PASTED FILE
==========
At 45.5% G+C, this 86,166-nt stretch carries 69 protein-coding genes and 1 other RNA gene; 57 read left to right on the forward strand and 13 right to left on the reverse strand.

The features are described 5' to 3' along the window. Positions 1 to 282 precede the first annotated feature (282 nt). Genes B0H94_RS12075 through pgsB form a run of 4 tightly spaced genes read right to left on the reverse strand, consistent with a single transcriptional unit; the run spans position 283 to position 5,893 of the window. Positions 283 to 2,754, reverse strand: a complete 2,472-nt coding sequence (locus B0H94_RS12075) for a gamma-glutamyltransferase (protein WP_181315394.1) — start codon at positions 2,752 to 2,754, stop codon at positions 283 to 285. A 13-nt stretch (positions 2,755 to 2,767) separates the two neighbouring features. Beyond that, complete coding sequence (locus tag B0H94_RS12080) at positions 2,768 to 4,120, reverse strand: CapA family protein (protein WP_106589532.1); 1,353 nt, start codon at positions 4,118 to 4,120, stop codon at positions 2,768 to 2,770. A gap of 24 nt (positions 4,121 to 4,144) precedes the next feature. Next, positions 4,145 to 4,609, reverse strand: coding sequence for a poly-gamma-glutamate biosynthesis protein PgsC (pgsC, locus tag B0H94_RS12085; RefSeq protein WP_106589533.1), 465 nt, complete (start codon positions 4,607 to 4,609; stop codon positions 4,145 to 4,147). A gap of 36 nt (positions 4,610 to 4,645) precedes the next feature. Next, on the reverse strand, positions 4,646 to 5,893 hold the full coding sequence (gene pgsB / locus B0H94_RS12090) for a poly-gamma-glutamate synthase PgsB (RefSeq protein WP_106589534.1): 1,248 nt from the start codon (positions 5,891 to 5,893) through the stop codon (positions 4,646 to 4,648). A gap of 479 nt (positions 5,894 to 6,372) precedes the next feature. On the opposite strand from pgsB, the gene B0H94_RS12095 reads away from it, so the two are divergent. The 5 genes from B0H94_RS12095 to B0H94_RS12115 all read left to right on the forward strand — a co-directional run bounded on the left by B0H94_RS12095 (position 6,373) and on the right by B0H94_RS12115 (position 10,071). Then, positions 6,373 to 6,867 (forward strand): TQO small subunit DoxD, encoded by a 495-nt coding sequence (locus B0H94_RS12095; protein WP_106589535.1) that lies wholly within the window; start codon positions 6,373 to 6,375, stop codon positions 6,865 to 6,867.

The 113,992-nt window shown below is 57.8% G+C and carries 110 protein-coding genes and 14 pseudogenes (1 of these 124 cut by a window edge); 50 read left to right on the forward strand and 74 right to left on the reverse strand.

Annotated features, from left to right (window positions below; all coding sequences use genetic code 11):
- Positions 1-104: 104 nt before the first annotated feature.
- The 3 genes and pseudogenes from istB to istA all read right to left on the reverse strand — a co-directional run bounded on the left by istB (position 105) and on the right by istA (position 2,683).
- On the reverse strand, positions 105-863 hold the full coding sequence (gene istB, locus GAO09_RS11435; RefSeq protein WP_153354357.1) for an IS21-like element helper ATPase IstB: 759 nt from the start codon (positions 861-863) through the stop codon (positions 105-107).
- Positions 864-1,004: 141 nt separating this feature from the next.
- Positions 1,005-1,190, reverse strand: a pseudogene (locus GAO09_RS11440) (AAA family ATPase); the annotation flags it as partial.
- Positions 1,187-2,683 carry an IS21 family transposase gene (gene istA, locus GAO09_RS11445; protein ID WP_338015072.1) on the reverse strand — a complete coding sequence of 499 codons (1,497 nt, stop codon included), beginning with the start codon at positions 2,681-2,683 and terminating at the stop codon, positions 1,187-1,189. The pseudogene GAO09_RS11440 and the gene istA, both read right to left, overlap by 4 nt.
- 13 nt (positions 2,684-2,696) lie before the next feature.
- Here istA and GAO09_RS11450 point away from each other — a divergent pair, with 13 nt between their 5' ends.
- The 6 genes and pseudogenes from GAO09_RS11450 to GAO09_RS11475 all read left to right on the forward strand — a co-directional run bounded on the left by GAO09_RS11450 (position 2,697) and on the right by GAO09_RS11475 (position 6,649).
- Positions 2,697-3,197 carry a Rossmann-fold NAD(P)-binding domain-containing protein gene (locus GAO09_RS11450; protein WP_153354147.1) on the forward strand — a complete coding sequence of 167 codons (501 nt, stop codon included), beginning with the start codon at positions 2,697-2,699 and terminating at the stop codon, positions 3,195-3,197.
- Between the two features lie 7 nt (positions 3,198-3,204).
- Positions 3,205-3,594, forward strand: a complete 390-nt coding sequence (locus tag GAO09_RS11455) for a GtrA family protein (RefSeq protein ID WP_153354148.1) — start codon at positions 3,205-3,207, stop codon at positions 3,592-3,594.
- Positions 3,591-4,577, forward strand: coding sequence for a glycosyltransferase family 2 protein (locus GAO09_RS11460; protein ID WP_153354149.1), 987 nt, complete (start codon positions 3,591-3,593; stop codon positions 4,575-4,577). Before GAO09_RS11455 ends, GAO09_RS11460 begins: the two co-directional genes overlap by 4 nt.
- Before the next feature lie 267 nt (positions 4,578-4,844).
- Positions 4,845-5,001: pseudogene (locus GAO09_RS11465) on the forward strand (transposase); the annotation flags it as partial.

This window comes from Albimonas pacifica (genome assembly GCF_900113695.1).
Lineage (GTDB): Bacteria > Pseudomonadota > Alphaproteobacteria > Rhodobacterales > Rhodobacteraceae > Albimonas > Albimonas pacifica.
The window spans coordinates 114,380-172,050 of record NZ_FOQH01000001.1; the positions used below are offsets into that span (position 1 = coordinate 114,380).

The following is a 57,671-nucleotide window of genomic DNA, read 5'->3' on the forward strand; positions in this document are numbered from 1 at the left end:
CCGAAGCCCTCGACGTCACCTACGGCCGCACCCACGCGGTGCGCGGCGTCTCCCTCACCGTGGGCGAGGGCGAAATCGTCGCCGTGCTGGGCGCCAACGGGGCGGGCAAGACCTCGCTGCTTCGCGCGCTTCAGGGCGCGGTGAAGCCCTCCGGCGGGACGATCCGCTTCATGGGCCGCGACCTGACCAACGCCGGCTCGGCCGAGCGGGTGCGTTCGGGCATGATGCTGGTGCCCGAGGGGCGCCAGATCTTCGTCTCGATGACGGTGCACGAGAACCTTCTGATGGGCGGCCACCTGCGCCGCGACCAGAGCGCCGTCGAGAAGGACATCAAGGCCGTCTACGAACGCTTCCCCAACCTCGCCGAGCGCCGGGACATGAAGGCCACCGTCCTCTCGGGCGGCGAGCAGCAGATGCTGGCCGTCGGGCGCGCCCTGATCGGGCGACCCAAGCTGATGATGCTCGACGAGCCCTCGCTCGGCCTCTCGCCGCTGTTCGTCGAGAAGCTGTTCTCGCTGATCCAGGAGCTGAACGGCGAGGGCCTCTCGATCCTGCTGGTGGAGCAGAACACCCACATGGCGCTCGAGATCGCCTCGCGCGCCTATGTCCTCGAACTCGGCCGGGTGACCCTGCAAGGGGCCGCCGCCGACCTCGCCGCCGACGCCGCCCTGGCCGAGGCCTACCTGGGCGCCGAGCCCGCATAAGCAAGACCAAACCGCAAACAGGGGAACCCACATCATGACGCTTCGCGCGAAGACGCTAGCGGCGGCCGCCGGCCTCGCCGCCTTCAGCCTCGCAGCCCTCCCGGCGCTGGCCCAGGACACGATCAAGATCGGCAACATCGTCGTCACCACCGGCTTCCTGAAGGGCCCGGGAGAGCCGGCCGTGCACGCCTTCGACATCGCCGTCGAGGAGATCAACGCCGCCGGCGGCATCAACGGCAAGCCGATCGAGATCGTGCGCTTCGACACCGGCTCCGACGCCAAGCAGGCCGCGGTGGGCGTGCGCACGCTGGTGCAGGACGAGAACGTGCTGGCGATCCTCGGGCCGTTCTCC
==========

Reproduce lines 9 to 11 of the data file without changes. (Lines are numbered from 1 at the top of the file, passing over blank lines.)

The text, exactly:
- Positions 1,005-1,190, reverse strand: a pseudogene (locus GAO09_RS11440) (AAA family ATPase); the annotation flags it as partial.
- Positions 1,187-2,683 carry an IS21 family transposase gene (gene istA, locus GAO09_RS11445; protein ID WP_338015072.1) on the reverse strand — a complete coding sequence of 499 codons (1,497 nt, stop codon included), beginning with the start codon at positions 2,681-2,683 and terminating at the stop codon, positions 1,187-1,189. The pseudogene GAO09_RS11440 and the gene istA, both read right to left, overlap by 4 nt.
- 13 nt (positions 2,684-2,696) lie before the next feature.